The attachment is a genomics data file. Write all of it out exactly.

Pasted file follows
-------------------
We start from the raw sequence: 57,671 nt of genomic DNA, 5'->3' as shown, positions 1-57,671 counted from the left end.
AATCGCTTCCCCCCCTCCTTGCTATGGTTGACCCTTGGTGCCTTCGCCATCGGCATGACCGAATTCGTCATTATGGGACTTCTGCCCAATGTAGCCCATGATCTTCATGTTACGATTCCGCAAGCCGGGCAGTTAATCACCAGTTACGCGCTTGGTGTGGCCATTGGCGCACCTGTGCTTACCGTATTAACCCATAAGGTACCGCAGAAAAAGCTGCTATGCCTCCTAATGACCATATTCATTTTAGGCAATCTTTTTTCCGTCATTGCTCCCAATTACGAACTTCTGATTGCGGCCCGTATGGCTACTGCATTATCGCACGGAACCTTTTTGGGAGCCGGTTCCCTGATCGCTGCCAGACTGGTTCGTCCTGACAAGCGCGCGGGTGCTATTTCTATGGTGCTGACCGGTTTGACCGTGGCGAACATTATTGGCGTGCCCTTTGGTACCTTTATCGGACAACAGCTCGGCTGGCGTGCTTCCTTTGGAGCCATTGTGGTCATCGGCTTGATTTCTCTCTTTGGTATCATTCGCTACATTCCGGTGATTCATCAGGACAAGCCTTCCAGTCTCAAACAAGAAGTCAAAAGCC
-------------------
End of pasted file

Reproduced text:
We start from the raw sequence: 57,671 nt of genomic DNA, 5'->3' as shown, positions 1-57,671 counted from the left end.
AATCGCTTCCCCCCCTCCTTGCTATGGTTGACCCTTGGTGCCTTCGCCATCGGCATGACCGAATTCGTCATTATGGGACTTCTGCCCAATGTAGCCCATGATCTTCATGTTACGATTCCGCAAGCCGGGCAGTTAATCACCAGTTACGCGCTTGGTGTGGCCATTGGCGCACCTGTGCTTACCGTATTAACCCATAAGGTACCGCAGAAAAAGCTGCTATGCCTCCTAATGACCATATTCATTTTAGGCAATCTTTTTTCCGTCATTGCTCCCAATTACGAACTTCTGATTGCGGCCCGTATGGCTACTGCATTATCGCACGGAACCTTTTTGGGAGCCGGTTCCCTGATCGCTGCCAGACTGGTTCGTCCTGACAAGCGCGCGGGTGCTATTTCTATGGTGCTGACCGGTTTGACCGTGGCGAACATTATTGGCGTGCCCTTTGGTACCTTTATCGGACAACAGCTCGGCTGGCGTGCTTCCTTTGGAGCCATTGTGGTCATCGGCTTGATTTCTCTCTTTGGTATCATTCGCTACATTCCGGTGATTCATCAGGACAAGCCTTCCAGTCTCAAACAAGAAGTCAAAAGCC